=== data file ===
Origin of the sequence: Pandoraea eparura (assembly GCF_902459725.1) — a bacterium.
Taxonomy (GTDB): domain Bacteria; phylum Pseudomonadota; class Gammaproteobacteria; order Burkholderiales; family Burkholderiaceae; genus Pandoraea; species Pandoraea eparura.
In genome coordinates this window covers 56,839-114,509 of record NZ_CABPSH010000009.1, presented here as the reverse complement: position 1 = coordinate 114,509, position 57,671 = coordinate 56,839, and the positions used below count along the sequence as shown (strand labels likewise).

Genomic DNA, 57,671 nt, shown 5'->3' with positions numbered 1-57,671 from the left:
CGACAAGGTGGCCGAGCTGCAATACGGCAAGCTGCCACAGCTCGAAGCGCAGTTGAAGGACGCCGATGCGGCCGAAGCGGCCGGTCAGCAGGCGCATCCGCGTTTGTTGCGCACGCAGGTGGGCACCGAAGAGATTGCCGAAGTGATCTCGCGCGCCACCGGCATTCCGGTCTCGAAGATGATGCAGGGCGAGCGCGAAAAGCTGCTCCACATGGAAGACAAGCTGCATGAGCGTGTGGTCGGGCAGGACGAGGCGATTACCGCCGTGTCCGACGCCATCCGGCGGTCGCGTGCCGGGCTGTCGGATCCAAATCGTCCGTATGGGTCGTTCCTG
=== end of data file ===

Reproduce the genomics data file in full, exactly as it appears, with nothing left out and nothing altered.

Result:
Origin of the sequence: Pandoraea eparura (assembly GCF_902459725.1) — a bacterium.
Taxonomy (GTDB): domain Bacteria; phylum Pseudomonadota; class Gammaproteobacteria; order Burkholderiales; family Burkholderiaceae; genus Pandoraea; species Pandoraea eparura.
In genome coordinates this window covers 56,839-114,509 of record NZ_CABPSH010000009.1, presented here as the reverse complement: position 1 = coordinate 114,509, position 57,671 = coordinate 56,839, and the positions used below count along the sequence as shown (strand labels likewise).

Genomic DNA, 57,671 nt, shown 5'->3' with positions numbered 1-57,671 from the left:
CGACAAGGTGGCCGAGCTGCAATACGGCAAGCTGCCACAGCTCGAAGCGCAGTTGAAGGACGCCGATGCGGCCGAAGCGGCCGGTCAGCAGGCGCATCCGCGTTTGTTGCGCACGCAGGTGGGCACCGAAGAGATTGCCGAAGTGATCTCGCGCGCCACCGGCATTCCGGTCTCGAAGATGATGCAGGGCGAGCGCGAAAAGCTGCTCCACATGGAAGACAAGCTGCATGAGCGTGTGGTCGGGCAGGACGAGGCGATTACCGCCGTGTCCGACGCCATCCGGCGGTCGCGTGCCGGGCTGTCGGATCCAAATCGTCCGTATGGGTCGTTCCTG